The pandemic allowed us to hone our bread-making skills and develop a close relationship with
Netflix, but it also reinforced social anxiety for many of us.
With the holidays shortly approaching and the push for more vaccinations, there might be
looming pressure to reintegrate back into society. Many of us felt the sting of social isolation
from quarantine, but those who live with social anxiety felt a reprieve. People with social
anxiety were gifted with worldwide grace in the form of stay-at-home orders. Some of us may
be excited to reunite this holiday season with our loved ones and celebrate a new year making
up for lost time. Others who live with social anxiety may be dreading this social pressure to
reintegrate and socialize.
Quarantine-Induced and Reinforced Social Anxiety
Our homes became our sanctuaries from an unknown and deadly virus. We were
encouraged by public health officials to limit contact and make our homes, which doubled as
workplaces, more comfortable than ever before to ease the pain of quarantine.
Society became so adept at following these orders that it led to an experience known as
cave syndrome, in which people feel anxious to leave their homes.
Those who live with social anxiety are familiar with living a reclusive lifestyle long before
the pandemic. Seeing the world live in a similar manner brought relatability to a mental health
condition that was once thought of as non-existent. We began to see the benefits of drawing
inwards, having more time for ourselves, and less time for socializing. Social anxiety became
reinforced and protected by the many threats brought upon by the pandemic.
Healthy and long-lasting relationships are fundamental to human life. We are wired for
connection and the pandemic highlighted this basic need. However, popular media and societal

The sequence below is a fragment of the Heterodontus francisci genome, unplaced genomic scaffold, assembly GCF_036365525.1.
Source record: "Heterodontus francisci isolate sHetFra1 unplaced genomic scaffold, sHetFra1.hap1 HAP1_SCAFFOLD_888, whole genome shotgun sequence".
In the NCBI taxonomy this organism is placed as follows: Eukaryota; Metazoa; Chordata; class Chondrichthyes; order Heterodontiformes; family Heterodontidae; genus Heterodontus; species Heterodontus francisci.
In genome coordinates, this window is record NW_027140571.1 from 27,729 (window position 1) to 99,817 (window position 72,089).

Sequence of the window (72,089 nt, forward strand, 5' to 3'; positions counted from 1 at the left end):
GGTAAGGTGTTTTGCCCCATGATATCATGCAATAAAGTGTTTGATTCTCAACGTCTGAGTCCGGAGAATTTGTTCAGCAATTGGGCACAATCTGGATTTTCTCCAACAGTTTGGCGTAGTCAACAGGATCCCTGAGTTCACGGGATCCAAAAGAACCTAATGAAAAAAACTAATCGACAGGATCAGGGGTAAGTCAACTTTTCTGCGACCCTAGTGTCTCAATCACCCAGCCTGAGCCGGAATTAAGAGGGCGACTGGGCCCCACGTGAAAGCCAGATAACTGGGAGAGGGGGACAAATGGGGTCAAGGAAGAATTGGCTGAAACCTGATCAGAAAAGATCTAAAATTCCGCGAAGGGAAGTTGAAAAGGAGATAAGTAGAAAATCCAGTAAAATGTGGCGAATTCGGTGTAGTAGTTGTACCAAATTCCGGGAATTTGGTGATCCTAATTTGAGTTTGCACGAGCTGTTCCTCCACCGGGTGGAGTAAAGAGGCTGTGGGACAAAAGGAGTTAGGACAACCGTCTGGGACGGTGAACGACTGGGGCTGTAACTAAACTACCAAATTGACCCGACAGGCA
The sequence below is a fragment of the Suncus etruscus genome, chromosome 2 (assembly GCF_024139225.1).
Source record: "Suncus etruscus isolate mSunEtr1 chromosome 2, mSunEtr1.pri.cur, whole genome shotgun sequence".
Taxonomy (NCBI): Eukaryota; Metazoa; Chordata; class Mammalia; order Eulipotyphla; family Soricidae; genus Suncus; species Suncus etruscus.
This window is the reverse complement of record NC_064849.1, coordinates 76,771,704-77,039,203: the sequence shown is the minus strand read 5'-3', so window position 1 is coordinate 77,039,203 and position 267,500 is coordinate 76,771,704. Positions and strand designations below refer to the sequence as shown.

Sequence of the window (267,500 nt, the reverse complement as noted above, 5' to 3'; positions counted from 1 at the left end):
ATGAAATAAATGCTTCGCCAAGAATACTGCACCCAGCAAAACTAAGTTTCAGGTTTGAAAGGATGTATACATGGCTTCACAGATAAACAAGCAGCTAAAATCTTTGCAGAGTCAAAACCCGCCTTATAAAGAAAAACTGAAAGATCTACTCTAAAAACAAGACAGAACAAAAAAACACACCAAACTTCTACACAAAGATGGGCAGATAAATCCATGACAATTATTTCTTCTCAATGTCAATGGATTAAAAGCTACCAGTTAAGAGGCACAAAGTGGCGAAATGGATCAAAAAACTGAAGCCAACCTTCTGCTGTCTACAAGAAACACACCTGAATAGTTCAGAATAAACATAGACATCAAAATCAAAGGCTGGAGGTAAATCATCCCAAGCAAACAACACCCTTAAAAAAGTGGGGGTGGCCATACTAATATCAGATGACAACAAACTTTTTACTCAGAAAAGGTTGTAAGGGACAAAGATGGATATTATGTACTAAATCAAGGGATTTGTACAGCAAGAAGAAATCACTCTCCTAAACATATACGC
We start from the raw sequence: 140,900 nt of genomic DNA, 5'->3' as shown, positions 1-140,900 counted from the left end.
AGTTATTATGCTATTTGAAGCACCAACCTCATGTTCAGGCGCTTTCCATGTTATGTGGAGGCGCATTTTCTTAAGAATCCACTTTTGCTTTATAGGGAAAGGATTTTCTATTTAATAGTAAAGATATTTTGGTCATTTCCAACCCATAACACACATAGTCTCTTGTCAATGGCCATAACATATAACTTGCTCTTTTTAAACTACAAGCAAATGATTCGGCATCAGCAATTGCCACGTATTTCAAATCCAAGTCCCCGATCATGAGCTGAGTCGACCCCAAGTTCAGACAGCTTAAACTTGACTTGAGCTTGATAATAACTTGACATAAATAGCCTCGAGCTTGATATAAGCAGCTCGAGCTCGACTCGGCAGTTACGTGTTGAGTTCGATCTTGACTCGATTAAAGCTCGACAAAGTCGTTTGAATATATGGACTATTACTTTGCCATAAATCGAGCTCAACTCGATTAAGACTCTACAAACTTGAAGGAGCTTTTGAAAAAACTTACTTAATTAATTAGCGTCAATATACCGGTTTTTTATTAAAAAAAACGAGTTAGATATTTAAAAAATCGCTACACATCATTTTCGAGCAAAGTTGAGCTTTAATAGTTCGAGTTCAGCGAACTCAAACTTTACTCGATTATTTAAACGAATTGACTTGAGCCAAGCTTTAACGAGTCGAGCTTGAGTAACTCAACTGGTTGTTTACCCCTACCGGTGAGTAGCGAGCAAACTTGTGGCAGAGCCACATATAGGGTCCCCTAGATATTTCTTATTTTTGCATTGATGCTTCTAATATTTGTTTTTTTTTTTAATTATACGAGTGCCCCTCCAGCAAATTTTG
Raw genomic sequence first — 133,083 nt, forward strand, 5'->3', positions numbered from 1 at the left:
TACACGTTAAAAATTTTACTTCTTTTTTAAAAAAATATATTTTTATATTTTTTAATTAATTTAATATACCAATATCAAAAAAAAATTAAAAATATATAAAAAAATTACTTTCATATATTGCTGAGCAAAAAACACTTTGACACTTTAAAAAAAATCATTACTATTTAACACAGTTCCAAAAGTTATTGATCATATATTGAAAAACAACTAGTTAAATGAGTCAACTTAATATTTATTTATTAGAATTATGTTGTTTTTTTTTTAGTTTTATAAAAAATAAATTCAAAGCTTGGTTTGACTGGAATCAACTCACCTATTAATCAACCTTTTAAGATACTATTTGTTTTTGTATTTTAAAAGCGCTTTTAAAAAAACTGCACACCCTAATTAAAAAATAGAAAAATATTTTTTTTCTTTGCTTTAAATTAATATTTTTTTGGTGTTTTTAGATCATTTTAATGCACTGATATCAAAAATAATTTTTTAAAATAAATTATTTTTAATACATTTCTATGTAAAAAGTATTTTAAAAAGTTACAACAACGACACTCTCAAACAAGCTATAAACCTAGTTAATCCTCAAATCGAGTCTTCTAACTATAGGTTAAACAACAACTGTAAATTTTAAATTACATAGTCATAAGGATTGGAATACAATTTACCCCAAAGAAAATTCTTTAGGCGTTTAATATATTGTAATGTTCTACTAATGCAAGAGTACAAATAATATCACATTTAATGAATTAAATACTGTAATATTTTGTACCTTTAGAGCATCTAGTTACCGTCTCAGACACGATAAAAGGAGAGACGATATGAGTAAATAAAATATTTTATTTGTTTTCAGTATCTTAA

influences inadvertently place high pressure on having a robust social network made up of
romantic partners, friends, and family, especially on individuals in their 20s.
A post-pandemic world amplifies this pressure to be social and make the 2020s the
roaring 20s. Those who deal with social anxiety already have a perception that people have
allowed people to shield from their social anxiety by offering a bullet proof excuse to avoid
Unfortunately, avoidance exacerbates anxiety and as the world slowly shifts from virtual
to real world, it is inevitable that we will be reconnecting with others again.
Fortunately, there are ways to honour the benefits and feeling of safety that we
mustered from hiding away in our homes, while bravely walking into a post-pandemic world.
How to Deal with the Pressure of Socializing in a Post-Pandemic World When You Have Social Anxiety:
1. Practice Self-Compassion and Set Your Own Expectations
The pandemic has been extremely rough on the world and it is okay to not have used this time
to create a list of accomplishments. Those who live with social anxiety struggle with a
perception of expectations from others. These expectations are actually self-made and can be
shifted anytime. So, while you may feel pressure to fill up your social calendar now that you
have the option, the choice and expectation is actually set by you.
2. Go at Your Own Pace
Others may be quick to rush to the next party in fear of more restrictions but set boundaries for
yourself and let others know your boundaries. Say yes to activities that you feel safe and
comfortable with and feel strength in being able to say no.
Use self-reflection time to consider your priorities and positive qualities rather than
perseverate on perceived expectations that others have of you.
Self-reflection could also help you identify your values. Perhaps, you value the connection that
you gain from an intimate gathering vs. a lively party.
4. Be Selective & Gradually Expose
Your social anxiety could be context or relationship specific. Having time to self-reflect could
help you discover any subtle toxic traits in your friendships, which could be the simple source of
your social anxiety.
Gradually expose yourself to people and situations that you feel more trusting and confident.
Keep your conversations within these situations light and easy. A polarizing and intense
conversation may be too much for you right at the start.
5. Accept Yourself
Not being in a romantic relationship or having a large network of friends may leave you with
the feeling that you are behind in life or socially inadequate. However, having perfectionistic
standards of yourself will only leave you feeling paralyzed and anxious. Aim for self-acceptance
of where you are right now and value the relationships that leave you with a feeling of safety
and acceptance, no matter how few they may be.
Most importantly, develop a loving and accepting relationship with yourself to ease the fears of
never being good enough for others.
“The curious paradox is that when I accept myself just as I am, then I change” – Carl Rogers